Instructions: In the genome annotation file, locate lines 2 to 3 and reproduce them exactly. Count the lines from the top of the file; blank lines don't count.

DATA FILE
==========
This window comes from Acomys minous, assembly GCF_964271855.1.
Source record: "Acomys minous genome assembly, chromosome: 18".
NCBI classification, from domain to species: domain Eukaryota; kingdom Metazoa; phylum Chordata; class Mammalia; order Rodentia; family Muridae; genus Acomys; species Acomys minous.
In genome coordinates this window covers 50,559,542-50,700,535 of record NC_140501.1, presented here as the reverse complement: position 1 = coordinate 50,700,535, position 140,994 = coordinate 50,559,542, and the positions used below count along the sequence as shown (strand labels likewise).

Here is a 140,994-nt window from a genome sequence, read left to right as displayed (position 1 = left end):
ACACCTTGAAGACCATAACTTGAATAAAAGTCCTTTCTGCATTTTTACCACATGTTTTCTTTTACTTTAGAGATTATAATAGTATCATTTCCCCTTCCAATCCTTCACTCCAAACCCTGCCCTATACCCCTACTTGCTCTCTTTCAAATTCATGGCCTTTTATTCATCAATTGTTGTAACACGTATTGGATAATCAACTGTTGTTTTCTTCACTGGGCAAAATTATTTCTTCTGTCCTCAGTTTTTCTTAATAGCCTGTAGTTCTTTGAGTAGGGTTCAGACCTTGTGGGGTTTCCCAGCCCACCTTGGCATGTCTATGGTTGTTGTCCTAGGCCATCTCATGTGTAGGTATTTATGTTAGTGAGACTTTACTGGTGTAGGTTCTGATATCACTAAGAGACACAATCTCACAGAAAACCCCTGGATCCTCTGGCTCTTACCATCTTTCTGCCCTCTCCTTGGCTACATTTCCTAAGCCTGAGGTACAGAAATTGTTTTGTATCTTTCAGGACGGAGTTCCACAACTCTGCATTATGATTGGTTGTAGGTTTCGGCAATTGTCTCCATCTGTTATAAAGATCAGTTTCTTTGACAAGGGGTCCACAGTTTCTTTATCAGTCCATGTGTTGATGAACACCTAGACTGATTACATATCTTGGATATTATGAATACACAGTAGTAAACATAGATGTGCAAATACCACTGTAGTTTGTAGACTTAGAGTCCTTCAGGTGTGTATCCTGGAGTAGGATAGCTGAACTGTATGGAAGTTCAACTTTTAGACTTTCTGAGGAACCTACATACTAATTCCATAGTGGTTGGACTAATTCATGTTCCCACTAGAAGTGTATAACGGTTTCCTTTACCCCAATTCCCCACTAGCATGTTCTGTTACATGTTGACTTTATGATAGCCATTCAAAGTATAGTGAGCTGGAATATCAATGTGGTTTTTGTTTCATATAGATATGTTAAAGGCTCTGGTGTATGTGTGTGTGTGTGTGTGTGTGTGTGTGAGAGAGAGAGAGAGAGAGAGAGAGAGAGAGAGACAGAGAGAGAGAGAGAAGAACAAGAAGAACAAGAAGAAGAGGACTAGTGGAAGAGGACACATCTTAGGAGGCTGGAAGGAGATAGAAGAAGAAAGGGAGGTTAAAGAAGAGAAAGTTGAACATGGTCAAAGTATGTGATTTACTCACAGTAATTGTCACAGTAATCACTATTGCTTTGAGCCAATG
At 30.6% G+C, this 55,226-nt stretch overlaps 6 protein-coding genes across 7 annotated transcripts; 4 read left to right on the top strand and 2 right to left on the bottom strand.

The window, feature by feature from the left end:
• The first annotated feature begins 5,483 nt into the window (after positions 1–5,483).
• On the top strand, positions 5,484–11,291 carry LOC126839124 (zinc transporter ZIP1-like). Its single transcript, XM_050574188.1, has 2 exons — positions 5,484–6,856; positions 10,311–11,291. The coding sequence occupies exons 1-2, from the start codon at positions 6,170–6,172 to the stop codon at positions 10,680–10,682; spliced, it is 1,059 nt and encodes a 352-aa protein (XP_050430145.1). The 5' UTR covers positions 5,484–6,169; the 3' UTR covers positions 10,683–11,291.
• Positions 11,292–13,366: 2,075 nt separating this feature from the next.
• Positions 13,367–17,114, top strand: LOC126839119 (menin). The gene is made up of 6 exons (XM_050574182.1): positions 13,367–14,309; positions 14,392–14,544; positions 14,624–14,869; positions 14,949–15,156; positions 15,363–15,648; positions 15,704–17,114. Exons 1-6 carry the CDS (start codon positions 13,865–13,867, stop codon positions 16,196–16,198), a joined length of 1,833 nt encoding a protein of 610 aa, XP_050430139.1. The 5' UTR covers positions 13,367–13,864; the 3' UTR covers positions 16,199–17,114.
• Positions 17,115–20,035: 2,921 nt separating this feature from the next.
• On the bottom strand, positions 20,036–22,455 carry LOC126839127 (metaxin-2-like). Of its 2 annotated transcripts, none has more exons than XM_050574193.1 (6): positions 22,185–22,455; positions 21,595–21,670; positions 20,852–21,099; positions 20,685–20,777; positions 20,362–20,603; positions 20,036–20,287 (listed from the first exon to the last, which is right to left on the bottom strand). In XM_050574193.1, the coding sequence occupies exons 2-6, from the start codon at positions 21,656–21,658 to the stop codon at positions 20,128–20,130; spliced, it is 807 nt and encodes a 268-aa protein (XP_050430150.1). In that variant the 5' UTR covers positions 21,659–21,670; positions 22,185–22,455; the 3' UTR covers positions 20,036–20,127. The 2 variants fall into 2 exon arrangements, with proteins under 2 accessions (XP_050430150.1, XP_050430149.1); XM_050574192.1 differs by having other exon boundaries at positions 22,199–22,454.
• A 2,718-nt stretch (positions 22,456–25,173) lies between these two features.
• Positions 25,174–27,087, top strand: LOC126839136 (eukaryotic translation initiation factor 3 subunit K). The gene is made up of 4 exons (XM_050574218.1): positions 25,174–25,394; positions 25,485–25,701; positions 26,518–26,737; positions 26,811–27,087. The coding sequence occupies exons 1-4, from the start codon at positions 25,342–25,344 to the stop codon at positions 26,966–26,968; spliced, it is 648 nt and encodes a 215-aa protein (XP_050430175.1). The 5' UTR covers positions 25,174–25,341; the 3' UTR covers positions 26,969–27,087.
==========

Source record: "Acomys minous genome assembly, chromosome: 18".
NCBI classification, from domain to species: domain Eukaryota; kingdom Metazoa; phylum Chordata; class Mammalia; order Rodentia; family Muridae; genus Acomys; species Acomys minous.